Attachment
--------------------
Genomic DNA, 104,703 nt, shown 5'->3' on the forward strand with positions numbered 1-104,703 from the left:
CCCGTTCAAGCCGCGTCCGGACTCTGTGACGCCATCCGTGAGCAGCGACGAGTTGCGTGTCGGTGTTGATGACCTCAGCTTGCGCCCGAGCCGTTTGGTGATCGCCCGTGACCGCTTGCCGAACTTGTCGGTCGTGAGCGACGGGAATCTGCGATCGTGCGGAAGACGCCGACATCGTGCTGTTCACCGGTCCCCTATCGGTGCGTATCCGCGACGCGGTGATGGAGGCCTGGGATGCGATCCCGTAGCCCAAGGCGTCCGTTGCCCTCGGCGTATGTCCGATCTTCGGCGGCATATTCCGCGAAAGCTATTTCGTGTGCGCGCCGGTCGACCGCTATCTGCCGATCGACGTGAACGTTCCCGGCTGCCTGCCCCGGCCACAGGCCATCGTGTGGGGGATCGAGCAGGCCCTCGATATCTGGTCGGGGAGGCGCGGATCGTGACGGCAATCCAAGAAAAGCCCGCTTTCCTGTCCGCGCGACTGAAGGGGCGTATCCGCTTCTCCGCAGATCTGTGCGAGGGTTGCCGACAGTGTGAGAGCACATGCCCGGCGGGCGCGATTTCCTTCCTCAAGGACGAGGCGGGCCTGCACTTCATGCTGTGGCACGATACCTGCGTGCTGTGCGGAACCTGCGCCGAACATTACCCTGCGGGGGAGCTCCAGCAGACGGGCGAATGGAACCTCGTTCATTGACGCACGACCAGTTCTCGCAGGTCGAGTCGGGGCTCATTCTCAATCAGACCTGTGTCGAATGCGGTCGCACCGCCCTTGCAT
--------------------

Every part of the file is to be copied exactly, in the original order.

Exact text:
Genomic DNA, 104,703 nt, shown 5'->3' on the forward strand with positions numbered 1-104,703 from the left:
CCCGTTCAAGCCGCGTCCGGACTCTGTGACGCCATCCGTGAGCAGCGACGAGTTGCGTGTCGGTGTTGATGACCTCAGCTTGCGCCCGAGCCGTTTGGTGATCGCCCGTGACCGCTTGCCGAACTTGTCGGTCGTGAGCGACGGGAATCTGCGATCGTGCGGAAGACGCCGACATCGTGCTGTTCACCGGTCCCCTATCGGTGCGTATCCGCGACGCGGTGATGGAGGCCTGGGATGCGATCCCGTAGCCCAAGGCGTCCGTTGCCCTCGGCGTATGTCCGATCTTCGGCGGCATATTCCGCGAAAGCTATTTCGTGTGCGCGCCGGTCGACCGCTATCTGCCGATCGACGTGAACGTTCCCGGCTGCCTGCCCCGGCCACAGGCCATCGTGTGGGGGATCGAGCAGGCCCTCGATATCTGGTCGGGGAGGCGCGGATCGTGACGGCAATCCAAGAAAAGCCCGCTTTCCTGTCCGCGCGACTGAAGGGGCGTATCCGCTTCTCCGCAGATCTGTGCGAGGGTTGCCGACAGTGTGAGAGCACATGCCCGGCGGGCGCGATTTCCTTCCTCAAGGACGAGGCGGGCCTGCACTTCATGCTGTGGCACGATACCTGCGTGCTGTGCGGAACCTGCGCCGAACATTACCCTGCGGGGGAGCTCCAGCAGACGGGCGAATGGAACCTCGTTCATTGACGCACGACCAGTTCTCGCAGGTCGAGTCGGGGCTCATTCTCAATCAGACCTGTGTCGAATGCGGTCGCACCGCCCTTGCAT